Having your car impounded after a DUI conviction in Florida is mandatory. The minimum time the car will be impounded is 10-days. Further, the car cannot be impounded while you are serving your jail sentence. It does not begin until you are released. In other words, you go to jail, and when you get out, they take your car for a certain amount of time.
Does It Cost You Money?
Yes, no matter how this works out, be prepared to pay. In most cases, your car is towed to the impound lot. You are responsible for the towing fees. These can be anywhere from $90.00 to several hundred depending on the circumstances of the tow. If there was a boot or steering wheel bar on the car that had to be removed, or if the car was not in a condition where it could be pulled and it had to be put on a flatbed truck, and the distance the car was taken, all add to the costs that you will pay the towing company.
The city will also have an impound fee. This fee varies from jurisdiction to jurisdiction. It is normally a daily charge, and you could also pay a release fee. Again, this can quickly add up to several hundreds of dollars.
There are sometimes other (less expensive) options. Your DUI attorney can try to get these options for you if they are applicable. There are times (usually for first convictions and no other problems) where the courts will allow your car to remain at your home and be immobilized. This means having it booted or paying a company to install a steering wheel lock (bar) on the vehicle. They charge you a daily fee, and at the end of the impoundment, they give you a document to provide the court to show compliance. This is not only less expensive, but it is also less embarrassing. Friends and neighbors will not notice a steering wheel lock on your car or will assume you placed it there for safety.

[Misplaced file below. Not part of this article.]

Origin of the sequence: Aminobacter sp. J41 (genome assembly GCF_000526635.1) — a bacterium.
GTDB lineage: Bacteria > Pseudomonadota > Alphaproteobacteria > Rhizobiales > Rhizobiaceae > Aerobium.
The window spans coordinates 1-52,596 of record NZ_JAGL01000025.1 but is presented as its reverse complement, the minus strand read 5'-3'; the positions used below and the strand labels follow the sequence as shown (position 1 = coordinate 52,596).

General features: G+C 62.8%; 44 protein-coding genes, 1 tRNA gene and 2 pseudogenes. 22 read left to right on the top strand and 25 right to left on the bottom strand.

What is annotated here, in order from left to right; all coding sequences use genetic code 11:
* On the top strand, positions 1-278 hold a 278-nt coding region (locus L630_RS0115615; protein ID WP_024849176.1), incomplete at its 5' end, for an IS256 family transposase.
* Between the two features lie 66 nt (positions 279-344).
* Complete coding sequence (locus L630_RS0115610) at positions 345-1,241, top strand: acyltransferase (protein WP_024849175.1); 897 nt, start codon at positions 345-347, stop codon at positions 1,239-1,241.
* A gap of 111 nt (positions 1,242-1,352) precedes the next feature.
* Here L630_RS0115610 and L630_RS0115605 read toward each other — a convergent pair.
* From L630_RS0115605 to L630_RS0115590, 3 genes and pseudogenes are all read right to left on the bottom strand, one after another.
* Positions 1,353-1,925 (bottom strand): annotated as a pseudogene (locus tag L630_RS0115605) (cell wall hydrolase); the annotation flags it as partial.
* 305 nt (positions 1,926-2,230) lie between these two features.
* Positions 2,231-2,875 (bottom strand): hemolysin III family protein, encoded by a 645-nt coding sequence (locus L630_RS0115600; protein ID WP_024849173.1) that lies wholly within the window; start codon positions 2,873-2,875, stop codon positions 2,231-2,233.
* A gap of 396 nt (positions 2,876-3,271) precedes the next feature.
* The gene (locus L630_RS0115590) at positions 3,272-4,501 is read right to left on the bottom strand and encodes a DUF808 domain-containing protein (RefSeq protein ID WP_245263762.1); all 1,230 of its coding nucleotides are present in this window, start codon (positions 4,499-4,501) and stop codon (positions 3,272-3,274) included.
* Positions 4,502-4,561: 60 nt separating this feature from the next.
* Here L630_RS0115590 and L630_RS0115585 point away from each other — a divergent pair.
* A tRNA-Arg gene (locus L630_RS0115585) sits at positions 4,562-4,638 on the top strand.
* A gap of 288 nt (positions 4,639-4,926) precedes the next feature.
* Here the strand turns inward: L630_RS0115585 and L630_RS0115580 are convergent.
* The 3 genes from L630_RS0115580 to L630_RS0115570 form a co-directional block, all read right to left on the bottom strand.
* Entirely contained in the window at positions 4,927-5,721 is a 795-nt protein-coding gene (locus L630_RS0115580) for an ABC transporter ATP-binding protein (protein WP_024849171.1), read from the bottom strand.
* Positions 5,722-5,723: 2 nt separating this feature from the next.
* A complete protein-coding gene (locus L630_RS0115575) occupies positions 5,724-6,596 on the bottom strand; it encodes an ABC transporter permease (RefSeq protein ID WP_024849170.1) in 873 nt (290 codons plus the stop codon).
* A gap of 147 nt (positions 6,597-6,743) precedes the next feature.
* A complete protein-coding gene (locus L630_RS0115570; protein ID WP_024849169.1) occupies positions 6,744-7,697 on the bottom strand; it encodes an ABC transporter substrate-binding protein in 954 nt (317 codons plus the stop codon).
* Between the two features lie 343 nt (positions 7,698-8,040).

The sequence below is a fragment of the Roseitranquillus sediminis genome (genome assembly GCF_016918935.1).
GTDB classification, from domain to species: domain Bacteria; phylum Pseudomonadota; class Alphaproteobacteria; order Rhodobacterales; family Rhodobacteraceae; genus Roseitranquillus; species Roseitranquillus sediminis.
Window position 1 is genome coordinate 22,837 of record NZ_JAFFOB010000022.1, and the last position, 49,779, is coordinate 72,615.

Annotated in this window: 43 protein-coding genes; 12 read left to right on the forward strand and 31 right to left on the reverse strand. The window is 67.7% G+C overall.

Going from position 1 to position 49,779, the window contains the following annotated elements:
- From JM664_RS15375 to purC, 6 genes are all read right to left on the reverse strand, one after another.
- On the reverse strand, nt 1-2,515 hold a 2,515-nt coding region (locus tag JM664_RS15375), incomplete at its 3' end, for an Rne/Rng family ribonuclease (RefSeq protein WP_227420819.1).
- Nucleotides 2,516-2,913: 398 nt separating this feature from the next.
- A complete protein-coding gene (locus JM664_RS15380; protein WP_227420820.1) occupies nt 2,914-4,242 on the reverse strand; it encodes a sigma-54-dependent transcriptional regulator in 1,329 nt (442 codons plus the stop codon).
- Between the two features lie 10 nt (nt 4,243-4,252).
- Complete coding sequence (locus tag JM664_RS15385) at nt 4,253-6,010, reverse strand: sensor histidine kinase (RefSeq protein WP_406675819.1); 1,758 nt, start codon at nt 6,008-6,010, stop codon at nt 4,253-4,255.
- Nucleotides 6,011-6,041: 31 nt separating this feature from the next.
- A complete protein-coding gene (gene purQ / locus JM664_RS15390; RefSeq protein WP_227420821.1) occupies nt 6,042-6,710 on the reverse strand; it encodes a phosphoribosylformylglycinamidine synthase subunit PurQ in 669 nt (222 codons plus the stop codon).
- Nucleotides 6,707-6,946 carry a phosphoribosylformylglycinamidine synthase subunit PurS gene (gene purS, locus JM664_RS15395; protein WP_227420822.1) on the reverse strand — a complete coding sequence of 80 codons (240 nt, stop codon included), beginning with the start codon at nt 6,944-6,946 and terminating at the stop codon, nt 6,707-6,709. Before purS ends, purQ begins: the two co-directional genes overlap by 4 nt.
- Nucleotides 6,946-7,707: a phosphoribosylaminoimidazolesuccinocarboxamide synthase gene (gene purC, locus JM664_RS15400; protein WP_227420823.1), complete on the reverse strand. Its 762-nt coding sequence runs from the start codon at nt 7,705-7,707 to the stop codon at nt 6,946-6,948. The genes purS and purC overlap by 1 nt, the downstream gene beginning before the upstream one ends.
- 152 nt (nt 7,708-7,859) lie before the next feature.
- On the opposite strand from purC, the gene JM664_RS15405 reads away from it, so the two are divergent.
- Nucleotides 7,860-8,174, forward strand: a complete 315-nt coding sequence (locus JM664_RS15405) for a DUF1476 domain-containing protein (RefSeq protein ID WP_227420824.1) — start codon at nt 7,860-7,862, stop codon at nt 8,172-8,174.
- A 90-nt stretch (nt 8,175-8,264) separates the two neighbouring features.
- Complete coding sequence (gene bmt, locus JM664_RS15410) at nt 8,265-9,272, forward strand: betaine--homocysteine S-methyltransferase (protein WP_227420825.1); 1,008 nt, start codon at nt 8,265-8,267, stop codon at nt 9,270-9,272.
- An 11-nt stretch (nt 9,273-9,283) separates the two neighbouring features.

The Florida court does allow for a couple of exceptions to having your car impounded. If you can show that it is the only vehicle and the only transportation the family has, the impound requirement can be waived. The other exception is if the vehicle is only used for work and is driven by an employee of the defendant for work only.
Neither of these exceptions is for the benefit of the defendant, as their driver’s licenses will be suspended immediately and for much longer than the impound time.
Other Important Issues
You may not have a car at the time of the conviction. However, if you purchase one shortly after that, that car will be impounded as part of your sentence. You do not have to own it at the time of the conviction.
If you are convicted of a DUI that happened while your driver’s license was suspended or revoked due to a previous DUI conviction, your car can be confiscated and subject to forfeiture. This is a high price to pay, but it will be enforced for multiple DUI convictions.
For more information, speak to a DUI attorney today.